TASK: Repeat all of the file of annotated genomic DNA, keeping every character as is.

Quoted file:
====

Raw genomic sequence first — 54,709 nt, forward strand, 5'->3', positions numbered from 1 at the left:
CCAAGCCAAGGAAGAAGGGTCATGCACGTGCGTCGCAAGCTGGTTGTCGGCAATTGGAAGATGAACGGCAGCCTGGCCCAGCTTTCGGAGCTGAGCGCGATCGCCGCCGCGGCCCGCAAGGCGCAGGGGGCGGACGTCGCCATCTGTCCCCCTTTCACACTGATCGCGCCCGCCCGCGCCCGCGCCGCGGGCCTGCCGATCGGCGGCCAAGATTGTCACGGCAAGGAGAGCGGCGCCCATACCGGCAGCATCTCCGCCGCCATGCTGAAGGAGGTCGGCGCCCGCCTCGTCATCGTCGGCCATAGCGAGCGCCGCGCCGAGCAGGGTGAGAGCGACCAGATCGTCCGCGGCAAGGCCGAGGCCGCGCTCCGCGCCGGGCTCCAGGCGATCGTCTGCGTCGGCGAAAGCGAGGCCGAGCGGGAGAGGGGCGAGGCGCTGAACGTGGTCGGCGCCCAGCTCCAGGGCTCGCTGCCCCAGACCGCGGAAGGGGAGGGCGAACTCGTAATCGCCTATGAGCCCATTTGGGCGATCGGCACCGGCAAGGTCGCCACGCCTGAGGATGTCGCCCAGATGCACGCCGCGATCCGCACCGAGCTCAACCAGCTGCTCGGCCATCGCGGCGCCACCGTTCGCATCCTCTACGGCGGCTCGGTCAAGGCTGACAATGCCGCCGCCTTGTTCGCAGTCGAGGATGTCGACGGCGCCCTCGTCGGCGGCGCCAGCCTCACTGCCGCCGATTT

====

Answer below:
Raw genomic sequence first — 54,709 nt, forward strand, 5'->3', positions numbered from 1 at the left:
CCAAGCCAAGGAAGAAGGGTCATGCACGTGCGTCGCAAGCTGGTTGTCGGCAATTGGAAGATGAACGGCAGCCTGGCCCAGCTTTCGGAGCTGAGCGCGATCGCCGCCGCGGCCCGCAAGGCGCAGGGGGCGGACGTCGCCATCTGTCCCCCTTTCACACTGATCGCGCCCGCCCGCGCCCGCGCCGCGGGCCTGCCGATCGGCGGCCAAGATTGTCACGGCAAGGAGAGCGGCGCCCATACCGGCAGCATCTCCGCCGCCATGCTGAAGGAGGTCGGCGCCCGCCTCGTCATCGTCGGCCATAGCGAGCGCCGCGCCGAGCAGGGTGAGAGCGACCAGATCGTCCGCGGCAAGGCCGAGGCCGCGCTCCGCGCCGGGCTCCAGGCGATCGTCTGCGTCGGCGAAAGCGAGGCCGAGCGGGAGAGGGGCGAGGCGCTGAACGTGGTCGGCGCCCAGCTCCAGGGCTCGCTGCCCCAGACCGCGGAAGGGGAGGGCGAACTCGTAATCGCCTATGAGCCCATTTGGGCGATCGGCACCGGCAAGGTCGCCACGCCTGAGGATGTCGCCCAGATGCACGCCGCGATCCGCACCGAGCTCAACCAGCTGCTCGGCCATCGCGGCGCCACCGTTCGCATCCTCTACGGCGGCTCGGTCAAGGCTGACAATGCCGCCGCCTTGTTCGCAGTCGAGGATGTCGACGGCGCCCTCGTCGGCGGCGCCAGCCTCACTGCCGCCGATTT